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4 definitions found
 for Guinea corn
From The Collaborative International Dictionary of English v.0.48 :

  Guinea \Guin"ea\ (g[i^]n"[-e]), n.
     1. A district on the west coast of Africa (formerly noted for
        its export of gold and slaves) after which the Guinea
        fowl, Guinea grass, Guinea peach, etc., are named.
        [1913 Webster]
  
     2. A gold coin of England current for twenty-one shillings
        sterling, or about five dollars, but not coined since the
        issue of sovereigns in 1817.
        [1913 Webster]
  
              The guinea, so called from the Guinea gold out of
              which it
              was first struck, was proclaimed in 1663, and to go
              for twenty shillings; but it never went for less
              than twenty-one shillings.            --Pinkerton.
        [1913 Webster]
  
     Guinea corn. (Bot.) See Durra.
  
     Guinea Current (Geog.), a current in the Atlantic Ocean
        setting southwardly into the Bay of Benin on the coast of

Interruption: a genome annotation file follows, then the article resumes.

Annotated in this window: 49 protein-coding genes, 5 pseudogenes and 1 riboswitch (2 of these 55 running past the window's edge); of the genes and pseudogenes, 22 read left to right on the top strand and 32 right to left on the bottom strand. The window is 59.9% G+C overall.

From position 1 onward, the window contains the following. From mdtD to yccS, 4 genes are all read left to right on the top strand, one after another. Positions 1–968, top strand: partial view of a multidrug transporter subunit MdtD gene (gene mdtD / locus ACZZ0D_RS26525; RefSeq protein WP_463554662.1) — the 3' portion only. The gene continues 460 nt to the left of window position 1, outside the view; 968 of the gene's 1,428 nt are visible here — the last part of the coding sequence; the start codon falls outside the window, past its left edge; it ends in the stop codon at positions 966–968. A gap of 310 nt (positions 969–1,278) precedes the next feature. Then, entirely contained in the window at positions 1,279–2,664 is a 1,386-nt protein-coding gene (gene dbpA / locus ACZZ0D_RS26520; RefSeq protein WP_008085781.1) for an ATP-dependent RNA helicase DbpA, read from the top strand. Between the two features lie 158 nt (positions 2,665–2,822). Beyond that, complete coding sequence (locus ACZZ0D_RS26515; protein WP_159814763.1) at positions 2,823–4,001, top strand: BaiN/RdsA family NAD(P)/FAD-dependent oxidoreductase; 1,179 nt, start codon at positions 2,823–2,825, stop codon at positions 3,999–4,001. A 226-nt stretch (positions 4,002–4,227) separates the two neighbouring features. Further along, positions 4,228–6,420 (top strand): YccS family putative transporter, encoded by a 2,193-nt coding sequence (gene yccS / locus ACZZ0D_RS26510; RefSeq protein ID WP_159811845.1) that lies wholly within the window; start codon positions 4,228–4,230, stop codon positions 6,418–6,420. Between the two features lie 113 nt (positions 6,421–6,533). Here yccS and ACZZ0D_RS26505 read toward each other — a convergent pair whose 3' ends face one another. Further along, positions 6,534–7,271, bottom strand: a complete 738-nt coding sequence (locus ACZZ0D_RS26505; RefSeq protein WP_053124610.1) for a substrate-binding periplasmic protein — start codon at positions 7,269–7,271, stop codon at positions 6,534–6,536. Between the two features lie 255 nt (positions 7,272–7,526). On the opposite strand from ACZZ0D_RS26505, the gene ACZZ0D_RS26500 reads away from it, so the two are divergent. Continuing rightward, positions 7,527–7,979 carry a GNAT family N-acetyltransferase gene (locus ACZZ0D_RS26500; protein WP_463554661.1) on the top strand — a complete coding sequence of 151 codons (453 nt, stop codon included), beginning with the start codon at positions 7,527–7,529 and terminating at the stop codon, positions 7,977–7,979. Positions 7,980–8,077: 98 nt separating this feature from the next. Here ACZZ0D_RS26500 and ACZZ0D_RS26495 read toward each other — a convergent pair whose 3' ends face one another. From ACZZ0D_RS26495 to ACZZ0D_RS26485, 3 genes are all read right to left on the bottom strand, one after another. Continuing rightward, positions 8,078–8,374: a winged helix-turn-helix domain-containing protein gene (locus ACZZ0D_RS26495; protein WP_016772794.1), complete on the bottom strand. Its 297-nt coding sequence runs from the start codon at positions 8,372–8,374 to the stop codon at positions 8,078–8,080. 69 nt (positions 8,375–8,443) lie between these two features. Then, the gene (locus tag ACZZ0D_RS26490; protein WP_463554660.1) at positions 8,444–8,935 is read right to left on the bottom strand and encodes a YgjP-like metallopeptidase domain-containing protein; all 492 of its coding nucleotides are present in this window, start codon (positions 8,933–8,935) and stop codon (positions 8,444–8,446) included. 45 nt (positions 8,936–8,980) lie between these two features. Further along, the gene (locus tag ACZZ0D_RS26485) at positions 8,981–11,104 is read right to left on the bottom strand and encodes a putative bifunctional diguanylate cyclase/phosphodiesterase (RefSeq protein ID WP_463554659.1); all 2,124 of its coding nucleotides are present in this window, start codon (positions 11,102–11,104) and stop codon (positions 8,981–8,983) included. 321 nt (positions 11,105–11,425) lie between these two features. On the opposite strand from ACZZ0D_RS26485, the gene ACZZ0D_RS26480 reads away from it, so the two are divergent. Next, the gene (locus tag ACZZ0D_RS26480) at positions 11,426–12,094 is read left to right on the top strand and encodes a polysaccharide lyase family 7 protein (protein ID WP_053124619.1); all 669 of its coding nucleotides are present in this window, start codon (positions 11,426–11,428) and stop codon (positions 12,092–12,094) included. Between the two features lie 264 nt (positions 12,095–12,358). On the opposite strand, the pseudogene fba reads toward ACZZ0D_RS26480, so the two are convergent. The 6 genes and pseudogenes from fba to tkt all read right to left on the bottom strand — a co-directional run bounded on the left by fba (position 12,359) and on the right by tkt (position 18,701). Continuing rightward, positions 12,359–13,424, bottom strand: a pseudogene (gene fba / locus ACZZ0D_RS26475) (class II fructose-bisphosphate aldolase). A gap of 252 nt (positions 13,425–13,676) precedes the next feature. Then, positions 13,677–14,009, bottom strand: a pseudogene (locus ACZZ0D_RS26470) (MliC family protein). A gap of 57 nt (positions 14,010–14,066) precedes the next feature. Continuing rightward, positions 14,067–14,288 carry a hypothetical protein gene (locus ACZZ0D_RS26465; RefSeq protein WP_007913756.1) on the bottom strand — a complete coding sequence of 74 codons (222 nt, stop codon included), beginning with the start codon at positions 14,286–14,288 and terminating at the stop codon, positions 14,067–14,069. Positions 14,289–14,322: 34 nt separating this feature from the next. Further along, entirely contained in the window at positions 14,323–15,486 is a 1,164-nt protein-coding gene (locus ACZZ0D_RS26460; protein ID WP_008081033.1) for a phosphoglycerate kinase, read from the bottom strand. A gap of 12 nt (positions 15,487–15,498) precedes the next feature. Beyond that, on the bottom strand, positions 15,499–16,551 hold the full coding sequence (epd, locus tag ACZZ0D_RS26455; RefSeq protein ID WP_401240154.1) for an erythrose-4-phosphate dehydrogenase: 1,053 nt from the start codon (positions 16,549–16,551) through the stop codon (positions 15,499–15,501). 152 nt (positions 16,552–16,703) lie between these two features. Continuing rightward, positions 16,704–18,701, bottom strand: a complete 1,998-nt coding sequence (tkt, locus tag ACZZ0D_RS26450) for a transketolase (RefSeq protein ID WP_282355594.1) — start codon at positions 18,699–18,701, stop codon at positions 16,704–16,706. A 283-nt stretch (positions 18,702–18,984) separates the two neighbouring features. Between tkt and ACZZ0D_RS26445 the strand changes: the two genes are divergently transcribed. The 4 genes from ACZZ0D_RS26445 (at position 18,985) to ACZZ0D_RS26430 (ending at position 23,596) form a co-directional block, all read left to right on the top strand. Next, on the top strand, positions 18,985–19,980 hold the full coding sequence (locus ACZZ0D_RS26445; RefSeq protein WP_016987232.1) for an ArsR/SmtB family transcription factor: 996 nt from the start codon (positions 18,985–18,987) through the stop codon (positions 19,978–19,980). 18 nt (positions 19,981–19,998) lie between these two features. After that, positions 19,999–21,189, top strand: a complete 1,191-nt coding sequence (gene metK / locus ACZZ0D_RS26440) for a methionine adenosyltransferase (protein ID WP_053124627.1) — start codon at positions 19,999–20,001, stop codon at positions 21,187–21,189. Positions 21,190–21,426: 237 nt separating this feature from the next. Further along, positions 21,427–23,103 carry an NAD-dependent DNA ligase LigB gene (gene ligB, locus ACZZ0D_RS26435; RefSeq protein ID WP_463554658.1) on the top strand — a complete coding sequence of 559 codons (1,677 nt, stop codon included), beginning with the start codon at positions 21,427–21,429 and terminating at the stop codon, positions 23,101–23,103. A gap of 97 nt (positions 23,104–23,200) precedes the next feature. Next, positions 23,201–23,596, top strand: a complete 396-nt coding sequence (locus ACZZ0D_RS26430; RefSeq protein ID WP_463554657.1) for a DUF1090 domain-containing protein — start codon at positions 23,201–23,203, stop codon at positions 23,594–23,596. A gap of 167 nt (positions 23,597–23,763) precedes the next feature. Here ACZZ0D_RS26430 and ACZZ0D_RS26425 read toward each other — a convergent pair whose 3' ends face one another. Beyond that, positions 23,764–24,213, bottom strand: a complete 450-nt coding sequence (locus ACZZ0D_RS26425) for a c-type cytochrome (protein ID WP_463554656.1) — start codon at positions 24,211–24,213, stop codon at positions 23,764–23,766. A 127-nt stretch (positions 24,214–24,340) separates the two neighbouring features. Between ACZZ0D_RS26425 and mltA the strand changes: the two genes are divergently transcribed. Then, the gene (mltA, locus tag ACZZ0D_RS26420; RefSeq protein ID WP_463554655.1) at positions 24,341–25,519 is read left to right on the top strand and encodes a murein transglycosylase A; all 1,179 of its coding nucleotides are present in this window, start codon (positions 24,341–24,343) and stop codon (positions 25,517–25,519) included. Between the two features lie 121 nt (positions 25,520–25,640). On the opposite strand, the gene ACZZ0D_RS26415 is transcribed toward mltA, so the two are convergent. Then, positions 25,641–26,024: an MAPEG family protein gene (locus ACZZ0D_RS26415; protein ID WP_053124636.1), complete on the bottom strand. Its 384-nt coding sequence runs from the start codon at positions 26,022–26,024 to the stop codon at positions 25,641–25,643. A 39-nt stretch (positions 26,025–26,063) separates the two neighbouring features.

Guinea.
  
     Guinea dropper one who cheats by dropping counterfeit
        guineas. [Obs.] --Gay.
  
     Guinea fowl, Guinea hen (Zool.), an African gallinaceous
        bird, of the genus Numida, allied to the pheasants. The
        common domesticated species ({Numida meleagris), has a
        colored fleshy horn on each aide of the head, and is of a
        dark gray color, variegated with small white spots. The
        crested Guinea fowl ({Numida cristata) is a finer
        species.
  
     Guinea grains (Bot.), grains of Paradise, or amomum. See
        Amomum.
  
     Guinea grass (Bot.), a tall strong forage grass ({Panicum
        jumentorum) introduced. from Africa into the West Indies